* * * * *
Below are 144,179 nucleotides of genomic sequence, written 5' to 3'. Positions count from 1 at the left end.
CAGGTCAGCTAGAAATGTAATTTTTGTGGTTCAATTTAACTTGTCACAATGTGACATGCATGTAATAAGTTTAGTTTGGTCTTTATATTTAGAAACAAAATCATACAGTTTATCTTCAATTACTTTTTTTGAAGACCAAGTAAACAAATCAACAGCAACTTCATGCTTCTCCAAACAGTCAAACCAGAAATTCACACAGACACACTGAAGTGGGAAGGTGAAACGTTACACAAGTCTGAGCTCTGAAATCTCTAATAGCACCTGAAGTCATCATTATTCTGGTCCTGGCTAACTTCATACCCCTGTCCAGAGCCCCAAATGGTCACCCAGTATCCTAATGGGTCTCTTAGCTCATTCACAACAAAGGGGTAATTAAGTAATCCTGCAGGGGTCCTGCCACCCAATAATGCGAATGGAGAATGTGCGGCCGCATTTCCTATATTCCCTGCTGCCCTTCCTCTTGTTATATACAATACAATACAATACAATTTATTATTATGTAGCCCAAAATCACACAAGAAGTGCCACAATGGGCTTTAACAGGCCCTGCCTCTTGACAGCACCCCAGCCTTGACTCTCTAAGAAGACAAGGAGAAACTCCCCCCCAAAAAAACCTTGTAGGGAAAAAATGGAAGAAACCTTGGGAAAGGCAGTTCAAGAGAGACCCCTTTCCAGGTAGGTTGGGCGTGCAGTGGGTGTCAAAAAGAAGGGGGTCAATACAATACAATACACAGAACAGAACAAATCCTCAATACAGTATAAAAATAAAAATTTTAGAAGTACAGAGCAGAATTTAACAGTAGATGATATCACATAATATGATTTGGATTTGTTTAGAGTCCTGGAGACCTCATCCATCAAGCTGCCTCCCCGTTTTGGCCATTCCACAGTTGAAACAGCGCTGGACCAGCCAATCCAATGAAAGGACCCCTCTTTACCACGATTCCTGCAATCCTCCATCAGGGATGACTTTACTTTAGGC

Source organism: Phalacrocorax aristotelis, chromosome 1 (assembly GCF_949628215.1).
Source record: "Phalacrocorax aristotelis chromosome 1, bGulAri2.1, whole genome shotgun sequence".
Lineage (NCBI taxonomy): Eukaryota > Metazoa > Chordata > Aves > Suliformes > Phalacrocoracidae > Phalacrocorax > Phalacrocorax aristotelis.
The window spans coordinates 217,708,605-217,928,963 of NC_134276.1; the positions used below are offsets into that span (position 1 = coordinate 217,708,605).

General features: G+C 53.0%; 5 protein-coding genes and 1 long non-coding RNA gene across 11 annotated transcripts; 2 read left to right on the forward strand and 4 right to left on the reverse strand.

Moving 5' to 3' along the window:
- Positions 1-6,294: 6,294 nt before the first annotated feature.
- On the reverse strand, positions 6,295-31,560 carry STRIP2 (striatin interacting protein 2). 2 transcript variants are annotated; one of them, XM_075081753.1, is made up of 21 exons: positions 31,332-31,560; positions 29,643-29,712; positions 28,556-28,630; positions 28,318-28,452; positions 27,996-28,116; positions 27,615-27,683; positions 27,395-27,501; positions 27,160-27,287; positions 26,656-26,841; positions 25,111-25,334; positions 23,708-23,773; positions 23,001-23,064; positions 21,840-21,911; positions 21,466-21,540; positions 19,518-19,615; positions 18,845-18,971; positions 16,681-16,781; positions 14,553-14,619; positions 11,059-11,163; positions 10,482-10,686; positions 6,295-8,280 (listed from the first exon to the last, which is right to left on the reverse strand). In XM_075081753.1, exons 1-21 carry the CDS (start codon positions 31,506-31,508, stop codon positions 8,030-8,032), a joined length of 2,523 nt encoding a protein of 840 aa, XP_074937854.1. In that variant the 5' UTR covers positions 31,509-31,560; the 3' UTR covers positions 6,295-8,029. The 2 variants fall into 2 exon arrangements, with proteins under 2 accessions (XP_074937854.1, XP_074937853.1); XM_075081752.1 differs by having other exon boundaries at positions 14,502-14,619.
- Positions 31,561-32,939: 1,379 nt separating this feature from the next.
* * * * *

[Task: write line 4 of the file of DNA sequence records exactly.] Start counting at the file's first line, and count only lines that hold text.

Source record: "Phalacrocorax aristotelis chromosome 1, bGulAri2.1, whole genome shotgun sequence".